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Wednesday, June 21, 2017

The Bond Market Is Discounting an Eventual Recession



The flattening of the yield curve has attracted some commentary, but it appears to be telling us very little. By itself, the 2-/10-year slope (above) is not at a particularly interesting level; one should expect flattening during a rate hike cycle. Current bond market pricing is consistent with an eventual recession, and so arguments that the Treasury market is "in a bubble" appear to be hyperbole.

Many commentators and strategists like using markets that they do not trade as cyclical indicators. Since most commentators are not particularly interested in the bond market, but are keenly interested in equities, they like using the bond market as an indicator for the future prospects for stocks. Those of a bearish disposition enjoy pointing to the flattening yield curve, saying that this a bearish signal for equities.

I am in the minority who is more interested in the bond market than equities. I might attempt to use the equity market as an indicator for future economic prospects, but I have my doubts about its reliability. The stock market is very good at backcasting recessions that started a few months earlier, which is not particularly useful.

Luckily, I do not sell investment advice, since I do not see the bond market as being in an interesting position valuation-wise. The 5-year, 5-year forward (below) gives a good read on the "fundamental value" of a 10-year bond (under the assumption that the spot 5-year is not horribly mis-priced).* If assume that previous average nominal short rates are a reasonable prediction for the forward rate, the current forward is above the average. (Some readers might object to that comparison; from the perspective of conventional analysis, the comparison assumes that inflation remains anchored near where it has been for the last few decades.)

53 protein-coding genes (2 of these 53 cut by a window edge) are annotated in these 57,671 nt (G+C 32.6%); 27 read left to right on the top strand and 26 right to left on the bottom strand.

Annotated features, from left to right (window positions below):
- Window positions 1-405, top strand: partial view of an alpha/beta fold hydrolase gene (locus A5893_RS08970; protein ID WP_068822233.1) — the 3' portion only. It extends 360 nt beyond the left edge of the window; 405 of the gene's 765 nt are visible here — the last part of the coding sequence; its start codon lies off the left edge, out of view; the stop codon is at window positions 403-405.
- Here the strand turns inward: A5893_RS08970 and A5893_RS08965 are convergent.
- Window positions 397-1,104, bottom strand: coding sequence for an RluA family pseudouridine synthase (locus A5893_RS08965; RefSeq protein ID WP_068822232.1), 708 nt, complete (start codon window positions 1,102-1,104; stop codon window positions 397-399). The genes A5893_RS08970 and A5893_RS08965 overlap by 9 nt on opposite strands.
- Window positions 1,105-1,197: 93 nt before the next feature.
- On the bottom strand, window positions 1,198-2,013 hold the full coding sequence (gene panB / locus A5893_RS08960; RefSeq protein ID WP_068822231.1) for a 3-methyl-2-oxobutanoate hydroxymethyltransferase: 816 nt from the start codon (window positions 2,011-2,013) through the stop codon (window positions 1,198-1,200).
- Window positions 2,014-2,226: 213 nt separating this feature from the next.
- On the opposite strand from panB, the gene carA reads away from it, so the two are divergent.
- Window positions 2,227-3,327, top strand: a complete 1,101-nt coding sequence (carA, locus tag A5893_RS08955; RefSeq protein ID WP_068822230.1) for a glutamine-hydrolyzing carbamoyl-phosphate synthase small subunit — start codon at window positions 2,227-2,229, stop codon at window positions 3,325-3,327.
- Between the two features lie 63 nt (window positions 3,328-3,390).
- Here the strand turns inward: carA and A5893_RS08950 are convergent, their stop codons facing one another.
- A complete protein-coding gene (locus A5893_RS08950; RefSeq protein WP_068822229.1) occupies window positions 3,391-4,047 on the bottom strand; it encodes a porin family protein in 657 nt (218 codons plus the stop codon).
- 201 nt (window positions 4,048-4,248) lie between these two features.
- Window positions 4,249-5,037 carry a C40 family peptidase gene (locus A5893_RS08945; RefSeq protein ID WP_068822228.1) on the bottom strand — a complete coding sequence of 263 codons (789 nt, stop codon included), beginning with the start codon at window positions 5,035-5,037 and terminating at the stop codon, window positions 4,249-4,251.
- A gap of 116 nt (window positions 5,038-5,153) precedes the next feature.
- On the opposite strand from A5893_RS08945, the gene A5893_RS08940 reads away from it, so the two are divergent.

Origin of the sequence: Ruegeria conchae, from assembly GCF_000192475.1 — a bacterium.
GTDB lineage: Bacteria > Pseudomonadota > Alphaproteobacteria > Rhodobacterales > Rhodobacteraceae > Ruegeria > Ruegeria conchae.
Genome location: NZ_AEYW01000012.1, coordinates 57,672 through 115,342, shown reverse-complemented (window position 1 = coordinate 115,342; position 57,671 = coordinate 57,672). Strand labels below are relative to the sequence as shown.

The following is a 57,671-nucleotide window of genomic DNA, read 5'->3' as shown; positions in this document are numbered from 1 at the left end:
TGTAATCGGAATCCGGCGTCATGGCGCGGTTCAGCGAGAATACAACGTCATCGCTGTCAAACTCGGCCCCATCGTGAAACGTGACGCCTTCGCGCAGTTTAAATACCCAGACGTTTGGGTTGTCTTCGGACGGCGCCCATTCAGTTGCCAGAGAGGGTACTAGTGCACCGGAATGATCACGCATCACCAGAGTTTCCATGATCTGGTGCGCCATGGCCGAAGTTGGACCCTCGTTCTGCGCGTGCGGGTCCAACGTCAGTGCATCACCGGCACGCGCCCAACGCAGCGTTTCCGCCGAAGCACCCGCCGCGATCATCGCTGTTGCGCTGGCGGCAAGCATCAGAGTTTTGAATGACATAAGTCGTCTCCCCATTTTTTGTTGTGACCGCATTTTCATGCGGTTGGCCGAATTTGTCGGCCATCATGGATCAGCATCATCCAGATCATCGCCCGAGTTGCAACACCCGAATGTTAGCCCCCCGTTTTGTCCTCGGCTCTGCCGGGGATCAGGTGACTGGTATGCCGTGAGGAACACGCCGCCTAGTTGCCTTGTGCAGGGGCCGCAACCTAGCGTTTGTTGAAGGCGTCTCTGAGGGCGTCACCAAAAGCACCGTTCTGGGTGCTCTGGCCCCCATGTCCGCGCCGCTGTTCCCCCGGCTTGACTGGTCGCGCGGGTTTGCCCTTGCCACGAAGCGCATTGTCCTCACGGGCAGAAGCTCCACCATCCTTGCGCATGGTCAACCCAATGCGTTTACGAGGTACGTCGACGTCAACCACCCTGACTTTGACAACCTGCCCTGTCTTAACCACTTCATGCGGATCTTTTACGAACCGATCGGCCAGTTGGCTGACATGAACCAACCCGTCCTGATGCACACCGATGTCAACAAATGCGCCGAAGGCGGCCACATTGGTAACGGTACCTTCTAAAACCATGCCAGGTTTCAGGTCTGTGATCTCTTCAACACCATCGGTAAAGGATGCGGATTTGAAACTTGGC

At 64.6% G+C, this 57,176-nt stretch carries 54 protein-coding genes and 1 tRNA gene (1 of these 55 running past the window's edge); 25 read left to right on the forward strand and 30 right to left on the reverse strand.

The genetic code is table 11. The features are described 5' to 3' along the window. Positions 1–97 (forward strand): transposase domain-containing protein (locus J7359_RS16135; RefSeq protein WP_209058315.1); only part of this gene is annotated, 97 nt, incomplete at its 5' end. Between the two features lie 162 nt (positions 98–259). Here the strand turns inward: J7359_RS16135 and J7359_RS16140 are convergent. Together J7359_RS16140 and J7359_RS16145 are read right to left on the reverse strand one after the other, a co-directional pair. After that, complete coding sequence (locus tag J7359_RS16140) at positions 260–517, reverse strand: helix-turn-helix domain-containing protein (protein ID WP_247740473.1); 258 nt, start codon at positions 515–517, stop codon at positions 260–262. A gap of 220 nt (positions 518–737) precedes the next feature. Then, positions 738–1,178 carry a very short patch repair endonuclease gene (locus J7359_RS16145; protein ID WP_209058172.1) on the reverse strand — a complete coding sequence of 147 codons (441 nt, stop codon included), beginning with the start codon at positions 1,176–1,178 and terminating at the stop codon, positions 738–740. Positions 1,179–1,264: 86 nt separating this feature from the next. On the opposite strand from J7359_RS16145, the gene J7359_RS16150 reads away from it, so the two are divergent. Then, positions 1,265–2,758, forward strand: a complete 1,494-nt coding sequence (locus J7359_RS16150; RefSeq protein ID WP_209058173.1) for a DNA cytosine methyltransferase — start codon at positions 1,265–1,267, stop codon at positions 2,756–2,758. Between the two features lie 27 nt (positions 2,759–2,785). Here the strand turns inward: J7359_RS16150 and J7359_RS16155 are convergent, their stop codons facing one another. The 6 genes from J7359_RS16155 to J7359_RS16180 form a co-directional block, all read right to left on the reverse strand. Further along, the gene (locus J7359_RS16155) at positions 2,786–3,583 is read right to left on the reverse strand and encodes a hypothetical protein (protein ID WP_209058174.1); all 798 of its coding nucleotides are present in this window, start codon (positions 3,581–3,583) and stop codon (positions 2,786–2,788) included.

Chart: U.S. Treasury 5-year Forward Rate

If we round off the forward rate to 2.5%, and ignore risk premia (including term premia), current pricing is consistent with an outlook that consists of two scenarios:
  1. There is a 50% chance of recession within 5 years, and the New Keynesian Fed once again drives the policy rate to 0% (or below!). The 5-year spot rate ends up at 0%.
  2. There is a 50% chance of there being no recession, and the Fed keeps hiking. The spot 5-year yield ends up at 5%. (To what extent there are risk premia embedded in the forward rate, that scenario yield gets revised lower.)


I find it hard to see the above scenario exercise as being implausible; the possibility that there is no chance of a recession on a 5-year horizon seems far more implausible. There are a number of potential catalysts for a global recession, but I would note that I have been writing that since I launched my web site almost four years ago. If we use the Chicago Fed National Activity Index (above) as a broad indicator, it is not signalling an immediate recession.

Who Cares What the Fed (and Fed Watchers) Think?

It is easy to look at shorter-dated forwards, and argue that they appear too low relative to rate hikes expected (for example, in 2018). Central bankers (and central bank watchers) over-interpret such pricing.** The curve being 25 basis points low in 2018 does not say a lot about long-dated bonds.